RCT of Antioxidant Therapy to Prevent Preeclampsia in Brazil
The perinatal morbidity and mortality rates for Brazil are five to ten-fold higher than those reported for upper income countries. This study tests the likelihood that the joint administration of antioxidants vitamin C (1000 mg) and vitamin E (400 IU) will reduce the incidence of preeclampsia among chronically hypertensive pregnant patients and patients with a past history of preeclampsia/eclampsia.
The maternal, perinatal and neonatal morbidity and mortality rates for Brazil are five to ten-fold higher than those reported for upper income countries. In Sao Paulo, 22 percent of maternal deaths are attributable to hypertensive complications of pregnancy, which ranks as the number one cause of maternal death. Recent advances in the understanding of the pathophysiology of preeclampsia suggest the possibility of antioxidant therapy for the prevention of preeclampsia. The primary hypothesis is that the joint administration of the antioxidants vitamin C (1000 mg) and vitamin E (400 IU) will reduce the incidence of preeclampsia among chronically hypertensive pregnant patients and patients with a past history of preeclampsia/eclampsia. Secondary outcomes include severity of preeclampsia; incidence of gestational hypertension; incidence of premature rupture of the membranes; incidence of preterm birth; incidence of low birth weight infants; biomarker level correlation with preeclampsia.
Study sites are high-risk obstetrical clinics in the Brazilian cities of Recife, Botucatu, Campinas, and Porto Alegre. The sample size was based on an estimated risk of preeclampsia/eclampsia of 21-25% in the control group. The study hypothesizes a 40% absolute reduction of risk of preeclampsia; early treatment withdrawal of 3%; withdrawal of consent or loss to follow-up of 10%; calculated at a 0.05 significance level with 80% power. Seven hundred thirty-four obstetric patients with chronic hypertension or preeclampsia in the prior pregnancy presenting for care between 12 weeks and 19 weeks', 6 days gestation will be randomized to a double-blinded placebo controlled trial to receive a daily dose of either vitamin E (400 International Units) and vitamin C (1000 mg) or placebo from the time of enrollment to delivery. The use of MEMS caps enables researchers to accurately track compliance.
Allocation: Randomized, Control: Placebo Control, Endpoint Classification: Efficacy Study, Intervention Model: Parallel Assignment, Masking: Double-Blind, Primary Purpose: Prevention
Vitamin C and E
Federal University of Pernambuco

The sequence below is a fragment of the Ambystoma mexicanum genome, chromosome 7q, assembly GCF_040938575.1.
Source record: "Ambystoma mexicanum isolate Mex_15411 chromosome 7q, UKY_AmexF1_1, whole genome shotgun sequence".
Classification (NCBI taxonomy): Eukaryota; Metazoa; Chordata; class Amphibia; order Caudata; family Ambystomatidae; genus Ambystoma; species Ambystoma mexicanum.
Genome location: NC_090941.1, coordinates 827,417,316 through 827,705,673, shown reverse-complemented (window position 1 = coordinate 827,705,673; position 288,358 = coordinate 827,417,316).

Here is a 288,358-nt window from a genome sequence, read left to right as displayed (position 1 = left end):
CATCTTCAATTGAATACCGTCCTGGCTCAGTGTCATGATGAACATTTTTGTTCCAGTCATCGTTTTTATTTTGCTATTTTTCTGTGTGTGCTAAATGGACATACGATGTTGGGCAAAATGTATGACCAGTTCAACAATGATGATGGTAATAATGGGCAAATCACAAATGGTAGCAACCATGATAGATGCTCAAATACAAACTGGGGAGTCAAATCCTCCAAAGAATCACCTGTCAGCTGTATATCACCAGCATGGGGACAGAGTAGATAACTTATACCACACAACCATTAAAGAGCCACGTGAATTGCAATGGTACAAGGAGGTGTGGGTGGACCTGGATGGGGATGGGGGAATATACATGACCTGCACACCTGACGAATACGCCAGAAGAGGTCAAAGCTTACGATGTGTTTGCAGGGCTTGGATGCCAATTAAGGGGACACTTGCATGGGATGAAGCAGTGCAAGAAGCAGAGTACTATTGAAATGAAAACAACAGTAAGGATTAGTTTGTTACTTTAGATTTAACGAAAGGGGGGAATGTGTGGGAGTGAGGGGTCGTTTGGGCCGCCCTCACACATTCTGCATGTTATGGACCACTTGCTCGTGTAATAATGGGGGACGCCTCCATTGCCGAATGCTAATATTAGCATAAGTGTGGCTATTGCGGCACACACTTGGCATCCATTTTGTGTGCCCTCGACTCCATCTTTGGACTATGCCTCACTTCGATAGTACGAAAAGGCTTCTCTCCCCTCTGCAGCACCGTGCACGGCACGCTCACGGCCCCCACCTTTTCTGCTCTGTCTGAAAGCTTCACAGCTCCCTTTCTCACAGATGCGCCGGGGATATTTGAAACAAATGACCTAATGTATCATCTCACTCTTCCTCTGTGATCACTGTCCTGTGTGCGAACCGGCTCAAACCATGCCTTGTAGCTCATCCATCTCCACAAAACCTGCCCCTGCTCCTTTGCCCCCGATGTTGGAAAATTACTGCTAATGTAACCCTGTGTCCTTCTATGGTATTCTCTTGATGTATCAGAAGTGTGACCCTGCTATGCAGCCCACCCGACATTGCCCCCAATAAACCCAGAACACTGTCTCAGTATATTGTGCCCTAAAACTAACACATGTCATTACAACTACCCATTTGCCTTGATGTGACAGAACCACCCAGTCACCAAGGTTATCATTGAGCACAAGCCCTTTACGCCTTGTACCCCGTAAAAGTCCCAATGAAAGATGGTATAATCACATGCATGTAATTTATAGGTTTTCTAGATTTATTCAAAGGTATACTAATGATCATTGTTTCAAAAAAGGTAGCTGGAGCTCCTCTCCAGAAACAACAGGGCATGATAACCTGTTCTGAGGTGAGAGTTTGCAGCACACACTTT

Eunice Kennedy Shriver National Institute of Child Health and Human Development (NICHD)
Results (where available)
- Source: http://clinicaltrials.gov/show/NCT00097110
- Information obtained from ClinicalTrials.gov on July 15, 2010
Medical and Biotech [MESH] Definitions
A lipid cofactor that is required for normal blood clotting. Several forms of vitamin K have been identified: VITAMIN K 1 (phytomenadione) derived from plants, VITAMIN K 2 (menaquinone) from bacteria, and synthetic naphthoquinone provitamins, VITAMIN K 3 (menadione). Vitamin K 3 provitamins, after being alkylated in vivo, exhibit the antifibrinolytic activity of vitamin K. Green leafy vegetables, liver, cheese, butter, and egg yolk are good sources of vitamin K.
Vitamin D Deficiency
A nutritional condition produced by a deficiency of VITAMIN D in the diet, insufficient production of vitamin D in the skin, inadequate absorption of vitamin D from the diet, or abnormal conversion of vitamin D to its bioactive metabolites. It is manifested clinically as RICKETS in children and OSTEOMALACIA in adults. (From Cecil Textbook of Medicine, 19th ed, p1406)
Vitamin K 1
A family of phylloquinones that contains a ring of 2-methyl-1,4-naphthoquinone and an isoprenoid side chain. Members of this group of vitamin K 1 have only one double bond on the proximal isoprene unit. Rich sources of vitamin K 1 include green plants, algae, and photosynthetic bacteria. Vitamin K1 has antihemorrhagic and prothrombogenic activity.
Vitamin E Deficiency
A nutritional condition produced by a deficiency of VITAMIN E in the diet, characterized by posterior column and spinocerebellar tract abnormalities, areflexia, ophthalmoplegia, and disturbances of gait, proprioception, and vibration. In premature infants vitamin E deficiency is associated with hemolytic anemia, thrombocytosis, edema, intraventricular hemorrhage, and increasing risk of retrolental fibroplasia and bronchopulmonary dysplasia. An apparent inborn error of vitamin E metabolism, named familial isolated vitamin E deficiency, has recently been identified. (Cecil Textbook of Medicine, 19th ed, p1181)
Vitamin B 12 Deficiency
A nutritional condition produced by a deficiency of VITAMIN B 12 in the diet, characterized by megaloblastic anemia. Since vitamin B 12 is not present in plants, humans have obtained their supply from animal products, from multivitamin supplements in the form of pills, and as additives to food preparations. A wide variety of neuropsychiatric abnormalities is also seen in vitamin B 12 deficiency and appears to be due to an undefined defect involving myelin synthesis. (From Cecil Textbook of Medicine, 19th ed, p848)
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